Home Secretary Priti Patel has said that Black Lives Matter protests are "illegal" as she updated MPs on the Government's response to protests, APA reports citing Mirror.
Ms Patel said that 135 protesters had been arrested and 35 police officers injured during protests.
Mostly peaceful protests took place in cities across the UK over the weekend, but a small number of rallies saw clashes between campaigners and police.
Ms Patel, making a statement to MPs, said any large gatherings of people are "currently unlawful" before adding: "We cannot afford to forget we're still in the grip of an unprecedented national health emergency that has tragically claimed more than 40,000 lives.
"So the severe public health risk forces me to continue to urge the public not to attend future protests.
"The Government's scientific and medically-led advice remains clear and consistent - no matter how important the cause, protesting in large numbers at this exceptional time is illegal and doing so puts everyone's lives at risk."
But MP's clashed over the Government's response to the protesters.
Labour's Flo Eshalomi challenged Ms Patel's account and said the government did not understand racial inequality.
Ms Patel rejected the claim and spoke about her own experience of racism.
She added: "Well, on that basis, it must have been a very different Home Secretary who as a child was frequently called a Paki in the playground, a very different Home Secretary who was racially abused in the streets or even advised to drop her surname and use her husbands in order to advance her career.
"A different Home Secretary recently characterised, if madame deputy speaker I can say so, in the Guardian newspaper as a fat cow with a ring through its nose - something that was not only racist but offensive, both culturally and religiously."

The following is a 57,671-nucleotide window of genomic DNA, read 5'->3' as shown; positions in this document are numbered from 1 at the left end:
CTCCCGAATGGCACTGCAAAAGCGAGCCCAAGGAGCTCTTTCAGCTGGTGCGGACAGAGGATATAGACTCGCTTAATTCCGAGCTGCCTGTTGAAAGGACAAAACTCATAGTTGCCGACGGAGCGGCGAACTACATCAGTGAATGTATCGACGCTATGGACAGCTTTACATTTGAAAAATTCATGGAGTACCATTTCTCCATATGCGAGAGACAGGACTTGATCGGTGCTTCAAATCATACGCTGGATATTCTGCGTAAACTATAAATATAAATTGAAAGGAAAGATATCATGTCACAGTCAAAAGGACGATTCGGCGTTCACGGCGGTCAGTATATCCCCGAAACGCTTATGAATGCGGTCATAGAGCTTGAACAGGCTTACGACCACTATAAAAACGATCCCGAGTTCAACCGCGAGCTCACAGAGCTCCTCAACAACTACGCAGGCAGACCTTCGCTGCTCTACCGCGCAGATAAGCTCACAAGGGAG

Labour's Nick Thomas-Symonds told the Commons said that MPs couldn't ignore the demands of protesters for change.
He said: "We cannot allow this moment of global demand for justice to pass without action and we on these benches will be at the forefront of calls for change.
"What is never the solution, though, is violence and vandalism.
"The vast majority of protesters are peaceful, but some of the actions we have seen from a minority are unacceptable.
"I condemn those who have attacked the police and I want to pay tribute to the police officers putting themselves in harm’s way over the weekend."
Ms Patel said that people responsible for criminal damage or attacks on police officers would face repercussions.
She said: "As the ugly tally of officer assaults show, some protesters regrettably turned to violence and abusive behaviour at the weekend. This hooliganism is utterly indefensible.
"There is no justification for it."
Ms Patel linked those who tore down a statue of a slave owner in Bristol with those who had attacked police officers, describing them both as a "mob".
She said: "The criminals responsible for these unlawful and reckless acts are betraying the very cause they purport to serve.
"These protests are about injustice but by attacking our courageous police, they are acting in a wholly unjust way."